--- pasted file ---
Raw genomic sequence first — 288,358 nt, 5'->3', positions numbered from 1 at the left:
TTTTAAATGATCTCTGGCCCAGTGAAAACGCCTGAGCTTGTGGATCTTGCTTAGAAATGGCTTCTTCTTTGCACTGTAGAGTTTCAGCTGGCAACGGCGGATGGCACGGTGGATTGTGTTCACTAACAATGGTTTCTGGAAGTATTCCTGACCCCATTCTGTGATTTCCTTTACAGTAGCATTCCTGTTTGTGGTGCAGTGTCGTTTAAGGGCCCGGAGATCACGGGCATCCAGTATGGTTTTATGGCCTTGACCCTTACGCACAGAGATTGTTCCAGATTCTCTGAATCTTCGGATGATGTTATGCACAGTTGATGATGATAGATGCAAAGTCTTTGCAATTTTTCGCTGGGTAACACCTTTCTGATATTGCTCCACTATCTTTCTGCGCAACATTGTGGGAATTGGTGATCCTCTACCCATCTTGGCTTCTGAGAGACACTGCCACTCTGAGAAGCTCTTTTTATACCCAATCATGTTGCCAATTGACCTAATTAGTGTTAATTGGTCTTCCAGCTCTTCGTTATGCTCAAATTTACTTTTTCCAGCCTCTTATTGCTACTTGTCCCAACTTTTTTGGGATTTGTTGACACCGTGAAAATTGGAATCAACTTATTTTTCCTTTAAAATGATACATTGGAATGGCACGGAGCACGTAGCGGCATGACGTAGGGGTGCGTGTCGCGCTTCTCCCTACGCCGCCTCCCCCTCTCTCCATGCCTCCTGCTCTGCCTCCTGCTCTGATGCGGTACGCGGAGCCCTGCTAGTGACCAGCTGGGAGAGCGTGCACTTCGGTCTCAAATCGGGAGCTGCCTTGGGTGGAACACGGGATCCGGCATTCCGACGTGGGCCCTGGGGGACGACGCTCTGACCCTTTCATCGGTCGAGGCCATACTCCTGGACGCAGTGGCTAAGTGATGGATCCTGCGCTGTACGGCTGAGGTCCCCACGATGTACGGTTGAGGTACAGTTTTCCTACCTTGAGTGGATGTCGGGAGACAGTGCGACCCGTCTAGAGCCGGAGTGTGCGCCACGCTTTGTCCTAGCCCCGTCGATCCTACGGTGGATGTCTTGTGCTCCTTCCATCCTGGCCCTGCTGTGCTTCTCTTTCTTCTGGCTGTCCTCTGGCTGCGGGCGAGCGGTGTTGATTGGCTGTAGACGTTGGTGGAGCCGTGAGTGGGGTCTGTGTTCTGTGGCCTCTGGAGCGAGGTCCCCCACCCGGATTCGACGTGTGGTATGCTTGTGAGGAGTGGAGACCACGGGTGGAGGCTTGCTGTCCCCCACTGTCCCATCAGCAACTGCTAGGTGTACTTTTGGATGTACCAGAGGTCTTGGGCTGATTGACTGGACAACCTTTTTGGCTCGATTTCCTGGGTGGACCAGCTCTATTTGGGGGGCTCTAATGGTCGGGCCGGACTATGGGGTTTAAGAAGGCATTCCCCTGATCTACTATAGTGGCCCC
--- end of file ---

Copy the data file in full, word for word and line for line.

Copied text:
Raw genomic sequence first — 288,358 nt, 5'->3', positions numbered from 1 at the left:
TTTTAAATGATCTCTGGCCCAGTGAAAACGCCTGAGCTTGTGGATCTTGCTTAGAAATGGCTTCTTCTTTGCACTGTAGAGTTTCAGCTGGCAACGGCGGATGGCACGGTGGATTGTGTTCACTAACAATGGTTTCTGGAAGTATTCCTGACCCCATTCTGTGATTTCCTTTACAGTAGCATTCCTGTTTGTGGTGCAGTGTCGTTTAAGGGCCCGGAGATCACGGGCATCCAGTATGGTTTTATGGCCTTGACCCTTACGCACAGAGATTGTTCCAGATTCTCTGAATCTTCGGATGATGTTATGCACAGTTGATGATGATAGATGCAAAGTCTTTGCAATTTTTCGCTGGGTAACACCTTTCTGATATTGCTCCACTATCTTTCTGCGCAACATTGTGGGAATTGGTGATCCTCTACCCATCTTGGCTTCTGAGAGACACTGCCACTCTGAGAAGCTCTTTTTATACCCAATCATGTTGCCAATTGACCTAATTAGTGTTAATTGGTCTTCCAGCTCTTCGTTATGCTCAAATTTACTTTTTCCAGCCTCTTATTGCTACTTGTCCCAACTTTTTTGGGATTTGTTGACACCGTGAAAATTGGAATCAACTTATTTTTCCTTTAAAATGATACATTGGAATGGCACGGAGCACGTAGCGGCATGACGTAGGGGTGCGTGTCGCGCTTCTCCCTACGCCGCCTCCCCCTCTCTCCATGCCTCCTGCTCTGCCTCCTGCTCTGATGCGGTACGCGGAGCCCTGCTAGTGACCAGCTGGGAGAGCGTGCACTTCGGTCTCAAATCGGGAGCTGCCTTGGGTGGAACACGGGATCCGGCATTCCGACGTGGGCCCTGGGGGACGACGCTCTGACCCTTTCATCGGTCGAGGCCATACTCCTGGACGCAGTGGCTAAGTGATGGATCCTGCGCTGTACGGCTGAGGTCCCCACGATGTACGGTTGAGGTACAGTTTTCCTACCTTGAGTGGATGTCGGGAGACAGTGCGACCCGTCTAGAGCCGGAGTGTGCGCCACGCTTTGTCCTAGCCCCGTCGATCCTACGGTGGATGTCTTGTGCTCCTTCCATCCTGGCCCTGCTGTGCTTCTCTTTCTTCTGGCTGTCCTCTGGCTGCGGGCGAGCGGTGTTGATTGGCTGTAGACGTTGGTGGAGCCGTGAGTGGGGTCTGTGTTCTGTGGCCTCTGGAGCGAGGTCCCCCACCCGGATTCGACGTGTGGTATGCTTGTGAGGAGTGGAGACCACGGGTGGAGGCTTGCTGTCCCCCACTGTCCCATCAGCAACTGCTAGGTGTACTTTTGGATGTACCAGAGGTCTTGGGCTGATTGACTGGACAACCTTTTTGGCTCGATTTCCTGGGTGGACCAGCTCTATTTGGGGGGCTCTAATGGTCGGGCCGGACTATGGGGTTTAAGAAGGCATTCCCCTGATCTACTATAGTGGCCCC